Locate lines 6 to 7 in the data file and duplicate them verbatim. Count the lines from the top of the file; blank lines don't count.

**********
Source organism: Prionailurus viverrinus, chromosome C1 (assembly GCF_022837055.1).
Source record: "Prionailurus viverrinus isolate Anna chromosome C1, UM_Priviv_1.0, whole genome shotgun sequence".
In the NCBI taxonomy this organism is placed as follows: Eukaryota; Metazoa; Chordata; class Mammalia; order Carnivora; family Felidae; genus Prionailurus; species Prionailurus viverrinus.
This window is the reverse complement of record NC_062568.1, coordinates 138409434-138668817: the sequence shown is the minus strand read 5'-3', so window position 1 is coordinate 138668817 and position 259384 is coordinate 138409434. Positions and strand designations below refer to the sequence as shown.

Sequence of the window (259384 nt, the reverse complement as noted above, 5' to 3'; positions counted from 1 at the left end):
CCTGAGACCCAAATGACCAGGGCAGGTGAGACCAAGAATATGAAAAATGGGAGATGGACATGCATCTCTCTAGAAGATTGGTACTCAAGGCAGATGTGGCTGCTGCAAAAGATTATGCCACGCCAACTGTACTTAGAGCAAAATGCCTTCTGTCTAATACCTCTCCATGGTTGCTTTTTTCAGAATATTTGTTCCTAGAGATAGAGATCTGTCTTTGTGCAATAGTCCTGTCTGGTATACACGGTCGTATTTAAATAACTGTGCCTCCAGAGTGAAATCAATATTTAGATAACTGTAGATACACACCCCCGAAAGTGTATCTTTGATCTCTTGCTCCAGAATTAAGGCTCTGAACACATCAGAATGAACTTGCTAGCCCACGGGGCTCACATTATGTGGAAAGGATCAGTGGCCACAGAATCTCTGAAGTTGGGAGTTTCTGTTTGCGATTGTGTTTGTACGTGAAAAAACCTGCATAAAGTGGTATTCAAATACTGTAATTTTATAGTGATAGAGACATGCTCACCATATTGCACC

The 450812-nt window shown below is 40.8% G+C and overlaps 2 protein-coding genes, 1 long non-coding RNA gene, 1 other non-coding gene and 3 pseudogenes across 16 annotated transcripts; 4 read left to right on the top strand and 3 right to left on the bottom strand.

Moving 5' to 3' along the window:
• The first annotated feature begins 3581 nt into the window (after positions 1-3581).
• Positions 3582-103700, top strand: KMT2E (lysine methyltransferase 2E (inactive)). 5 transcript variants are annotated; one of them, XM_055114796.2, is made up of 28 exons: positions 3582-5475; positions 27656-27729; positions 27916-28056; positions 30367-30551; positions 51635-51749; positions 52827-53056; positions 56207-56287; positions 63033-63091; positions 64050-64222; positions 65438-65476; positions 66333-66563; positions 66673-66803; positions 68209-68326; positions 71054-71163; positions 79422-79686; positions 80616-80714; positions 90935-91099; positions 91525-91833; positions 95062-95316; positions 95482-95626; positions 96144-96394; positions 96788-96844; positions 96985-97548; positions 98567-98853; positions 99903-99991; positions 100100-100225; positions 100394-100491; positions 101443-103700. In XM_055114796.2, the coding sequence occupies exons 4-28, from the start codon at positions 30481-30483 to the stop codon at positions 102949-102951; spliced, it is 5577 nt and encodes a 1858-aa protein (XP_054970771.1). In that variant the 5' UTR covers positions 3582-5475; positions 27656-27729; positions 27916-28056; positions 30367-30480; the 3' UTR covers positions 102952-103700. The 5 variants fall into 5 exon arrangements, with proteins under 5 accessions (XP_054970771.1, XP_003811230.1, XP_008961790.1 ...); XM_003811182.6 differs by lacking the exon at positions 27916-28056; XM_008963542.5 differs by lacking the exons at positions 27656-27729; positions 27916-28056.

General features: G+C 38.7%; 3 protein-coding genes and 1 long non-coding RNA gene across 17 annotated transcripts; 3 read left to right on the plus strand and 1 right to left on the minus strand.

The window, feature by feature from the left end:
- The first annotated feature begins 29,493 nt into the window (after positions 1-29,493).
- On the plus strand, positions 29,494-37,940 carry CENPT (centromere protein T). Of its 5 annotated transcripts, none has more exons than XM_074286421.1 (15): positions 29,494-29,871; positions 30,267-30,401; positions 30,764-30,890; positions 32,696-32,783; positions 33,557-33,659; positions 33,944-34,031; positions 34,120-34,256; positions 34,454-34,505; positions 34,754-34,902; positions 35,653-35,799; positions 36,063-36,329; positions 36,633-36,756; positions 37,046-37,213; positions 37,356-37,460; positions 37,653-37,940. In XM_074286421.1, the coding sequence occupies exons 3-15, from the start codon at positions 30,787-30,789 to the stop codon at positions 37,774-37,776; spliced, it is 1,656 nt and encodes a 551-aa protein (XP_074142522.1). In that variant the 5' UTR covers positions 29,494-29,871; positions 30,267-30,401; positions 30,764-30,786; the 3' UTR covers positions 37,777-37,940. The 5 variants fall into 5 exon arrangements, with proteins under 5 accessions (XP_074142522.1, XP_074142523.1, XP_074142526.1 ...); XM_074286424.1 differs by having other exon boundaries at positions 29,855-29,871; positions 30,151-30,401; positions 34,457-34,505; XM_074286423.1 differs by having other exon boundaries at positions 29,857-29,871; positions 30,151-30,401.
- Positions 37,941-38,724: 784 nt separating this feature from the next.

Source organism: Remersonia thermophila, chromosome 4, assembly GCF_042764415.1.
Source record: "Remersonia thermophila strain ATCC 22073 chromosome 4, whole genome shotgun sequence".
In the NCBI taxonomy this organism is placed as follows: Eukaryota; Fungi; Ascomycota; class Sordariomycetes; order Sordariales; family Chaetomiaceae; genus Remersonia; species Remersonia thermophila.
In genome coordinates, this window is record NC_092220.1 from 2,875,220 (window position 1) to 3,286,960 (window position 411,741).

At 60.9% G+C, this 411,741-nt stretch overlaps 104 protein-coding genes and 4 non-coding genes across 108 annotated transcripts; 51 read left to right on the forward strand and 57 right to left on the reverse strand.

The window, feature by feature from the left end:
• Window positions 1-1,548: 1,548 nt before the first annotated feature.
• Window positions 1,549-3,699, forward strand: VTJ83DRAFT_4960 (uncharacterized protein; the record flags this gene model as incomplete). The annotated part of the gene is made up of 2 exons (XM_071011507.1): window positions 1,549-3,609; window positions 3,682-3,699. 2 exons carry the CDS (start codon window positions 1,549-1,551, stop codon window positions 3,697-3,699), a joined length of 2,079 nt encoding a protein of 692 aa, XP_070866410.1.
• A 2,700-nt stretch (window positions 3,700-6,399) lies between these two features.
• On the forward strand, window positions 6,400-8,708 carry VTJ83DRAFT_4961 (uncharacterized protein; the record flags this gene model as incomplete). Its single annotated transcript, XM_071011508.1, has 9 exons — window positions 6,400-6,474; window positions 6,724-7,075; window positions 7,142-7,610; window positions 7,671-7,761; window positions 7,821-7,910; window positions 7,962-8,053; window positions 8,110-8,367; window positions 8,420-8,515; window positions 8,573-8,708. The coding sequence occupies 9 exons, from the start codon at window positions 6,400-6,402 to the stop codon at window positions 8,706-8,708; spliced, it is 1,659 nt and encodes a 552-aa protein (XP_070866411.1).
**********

CCTGAGACCCAAATGACCAGGGCAGGTGAGACCAAGAATATGAAAAATGGGAGATGGACATGCATCTCTCTAGAAGATTGGTACTCAAGGCAGATGTGGCTGCTGCAAAAGATTATGCCACGCCAACTGTACTTAGAGCAAAATGCCTTCTGTCTAATACCTCTCCATGGTTGCTTTTTTCAGAATATTTGTTCCTAGAGATAGAGATCTGTCTTTGTGCAATAGTCCTGTCTGGTATACACGGTCGTATTTAAATAACTGTGCCTCCAGAGTGAAATCAATATTTAGATAACTGTAGATACACACCCCCGAAAGTGTATCTTTGATCTCTTGCTCCAGAATTAAGGCTCTGAACACATCAGAATGAACTTGCTAGCCCACGGGGCTCACATTATGTGGAAAGGATCAGTGGCCACAGAATCTCTGAAGTTGGGAGTTTCTGTTTGCGATTGTGTTTGTACGTGAAAAAACCTGCATAAAGTGGTATTCAAATACTGTAATTTTATAGTGATAGAGACATGCTCACCATATTGCACC

The 450812-nt window shown below is 40.8% G+C and overlaps 2 protein-coding genes, 1 long non-coding RNA gene, 1 other non-coding gene and 3 pseudogenes across 16 annotated transcripts; 4 read left to right on the top strand and 3 right to left on the bottom strand.